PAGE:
After class on Thursday, Jake and I grabbed lemons off a tree at our school, the Angelicum, before heading back to Bernardi. Each day this past week was nicer than the last, and Thursday was no exception. So we decided to start the weekend by taking a different route than normal to our home base, choosing to take the walk at an unhurried Italian pace, enjoy our lemons, and take advantage of the warm evening air. We walked slowly, and actually ended up walking so slowly that we found we were no longer moving, and instead were sitting on a bench in a small park. A monument of a mounted figure occupied around half of the park’s ground space, but that wasn’t stopping 15 or so Italian kids from playing soccer on and around it.
They must have thought us strange, two Americans, well-dressed and watching them with puckered faces. Even if they noticed that we were eating plain sour lemons, we surely looked out of place on that little bench – until several other young people walked through the gate of the park. I am getting to the point where I can distinguish between Italians, Americans, Brits and sometimes Germans here, so I looked them over to determine their nationality, number, age, occupation, intentions. By the look of it, they were Americans, ten of them, college age, students, and looking to sit down for a bit in the middle of a long walk.
And then my eyes fell on one student specifically – a tall dark-haired fellow with an unmistakable chinstrap of a beard. It was a guy I worked with last summer in Fort Dodge, Iowa. But it couldn’t be. We were thousands of miles away from there, in a relatively unknown little park in a residential part of Rome. There was no way that we both happened to stop here, having left in the summer never expecting to see each other again, even in the Midwest.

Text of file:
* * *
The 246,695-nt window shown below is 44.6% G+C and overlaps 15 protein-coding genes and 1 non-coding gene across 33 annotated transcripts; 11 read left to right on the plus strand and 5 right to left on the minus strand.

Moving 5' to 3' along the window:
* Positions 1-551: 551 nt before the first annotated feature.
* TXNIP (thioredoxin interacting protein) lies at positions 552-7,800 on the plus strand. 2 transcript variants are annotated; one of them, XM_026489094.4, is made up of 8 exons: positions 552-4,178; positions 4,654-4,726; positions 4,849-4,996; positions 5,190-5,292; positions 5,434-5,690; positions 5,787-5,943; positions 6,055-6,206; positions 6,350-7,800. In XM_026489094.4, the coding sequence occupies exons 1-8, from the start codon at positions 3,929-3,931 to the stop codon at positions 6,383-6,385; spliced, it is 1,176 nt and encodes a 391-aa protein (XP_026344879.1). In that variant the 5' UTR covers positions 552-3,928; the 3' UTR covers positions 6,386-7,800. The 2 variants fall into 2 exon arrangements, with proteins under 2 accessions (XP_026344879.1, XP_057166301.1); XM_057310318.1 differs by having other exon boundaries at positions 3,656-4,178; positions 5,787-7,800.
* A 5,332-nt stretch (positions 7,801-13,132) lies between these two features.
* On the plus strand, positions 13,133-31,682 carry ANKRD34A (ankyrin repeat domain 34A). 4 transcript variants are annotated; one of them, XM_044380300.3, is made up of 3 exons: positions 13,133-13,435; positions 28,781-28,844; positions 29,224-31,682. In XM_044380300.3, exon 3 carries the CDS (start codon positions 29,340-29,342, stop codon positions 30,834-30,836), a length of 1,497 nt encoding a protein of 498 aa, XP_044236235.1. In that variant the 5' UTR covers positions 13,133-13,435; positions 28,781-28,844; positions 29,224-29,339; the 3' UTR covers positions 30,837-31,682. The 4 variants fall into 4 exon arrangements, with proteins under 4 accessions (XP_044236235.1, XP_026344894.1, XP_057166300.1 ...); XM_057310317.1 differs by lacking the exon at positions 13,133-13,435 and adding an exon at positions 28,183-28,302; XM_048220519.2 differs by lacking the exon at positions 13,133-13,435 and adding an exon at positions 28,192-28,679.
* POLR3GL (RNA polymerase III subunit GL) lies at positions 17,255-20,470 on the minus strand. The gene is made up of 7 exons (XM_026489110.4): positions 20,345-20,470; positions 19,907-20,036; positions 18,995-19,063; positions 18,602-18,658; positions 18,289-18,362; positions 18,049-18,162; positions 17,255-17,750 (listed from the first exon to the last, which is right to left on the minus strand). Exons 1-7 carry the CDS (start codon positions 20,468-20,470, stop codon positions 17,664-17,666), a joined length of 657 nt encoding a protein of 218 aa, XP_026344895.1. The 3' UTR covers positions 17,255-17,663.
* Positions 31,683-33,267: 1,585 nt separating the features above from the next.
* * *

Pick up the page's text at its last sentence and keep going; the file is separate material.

It turns out I was right. It wasn’t Russell.
It was Russell’s twin brother, Austin. And so, although I would like to say I have a story about accidentally seeing someone I knew in Rome, I cannot. So there really wasn’t much point in telling the story at all, and in summary I met a stranger, which is neither uncommon nor exciting.
HA. Kidding, it was incredibly hilarious and unlikely.
Twin-Austin, two of his friends and I decided to play soccer (calcio) with the Italian kids and one of them, Pasquale I think they called him, decided it would be best to play piccoli vs. grandi, first to three points. The score got to Piccoli 3 – 2 Grandi, but of course we couldn’t leave things like that; they let us challenge them to another point, and we beat them 4- 2. Not that I’m extremely proud of it or anything. (But as long as I have a twin on my team I will gladly smoke those kids any day of the week.) They might have been 12 years old, but there were 15 of them and they were good.
After the game, Jake and I said goodbye to Pasquale and his pals, bid Austin good luck and glad tidings to his kin, and headed home, catching a nice view of the sunset over the Spanish steps on the way.
To (seriously) summarize, I will say that running into unlikely but familiar people in this world capital is less rare than one might think. A boss from a summer job here, a classmate from fourth grade there. Maybe it’s really true what they say, that “all roads lead to Rome.”